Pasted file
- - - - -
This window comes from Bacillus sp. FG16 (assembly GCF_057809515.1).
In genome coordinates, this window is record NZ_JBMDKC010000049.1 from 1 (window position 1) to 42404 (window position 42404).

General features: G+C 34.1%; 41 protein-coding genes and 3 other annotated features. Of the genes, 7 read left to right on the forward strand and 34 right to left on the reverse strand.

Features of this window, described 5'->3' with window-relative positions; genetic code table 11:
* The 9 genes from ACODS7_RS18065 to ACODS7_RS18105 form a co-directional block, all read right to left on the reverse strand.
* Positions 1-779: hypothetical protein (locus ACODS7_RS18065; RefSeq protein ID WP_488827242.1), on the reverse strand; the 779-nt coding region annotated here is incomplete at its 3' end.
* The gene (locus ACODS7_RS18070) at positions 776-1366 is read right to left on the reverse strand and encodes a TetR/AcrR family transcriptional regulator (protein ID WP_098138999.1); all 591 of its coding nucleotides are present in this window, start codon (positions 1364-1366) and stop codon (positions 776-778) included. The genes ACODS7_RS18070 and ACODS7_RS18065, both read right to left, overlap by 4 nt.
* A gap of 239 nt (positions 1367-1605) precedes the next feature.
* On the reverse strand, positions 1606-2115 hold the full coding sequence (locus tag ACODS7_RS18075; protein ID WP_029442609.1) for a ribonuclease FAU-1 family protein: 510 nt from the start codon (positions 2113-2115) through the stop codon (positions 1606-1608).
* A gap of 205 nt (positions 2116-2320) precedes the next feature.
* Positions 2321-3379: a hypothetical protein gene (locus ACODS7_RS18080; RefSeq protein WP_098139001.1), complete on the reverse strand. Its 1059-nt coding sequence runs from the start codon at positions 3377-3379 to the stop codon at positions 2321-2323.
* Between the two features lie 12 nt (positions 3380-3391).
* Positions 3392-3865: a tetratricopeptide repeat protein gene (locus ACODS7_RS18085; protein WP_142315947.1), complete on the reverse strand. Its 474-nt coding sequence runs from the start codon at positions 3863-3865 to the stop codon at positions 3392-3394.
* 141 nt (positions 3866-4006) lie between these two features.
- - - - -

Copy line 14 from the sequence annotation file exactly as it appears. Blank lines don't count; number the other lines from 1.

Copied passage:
* 141 nt (positions 3866-4006) lie between these two features.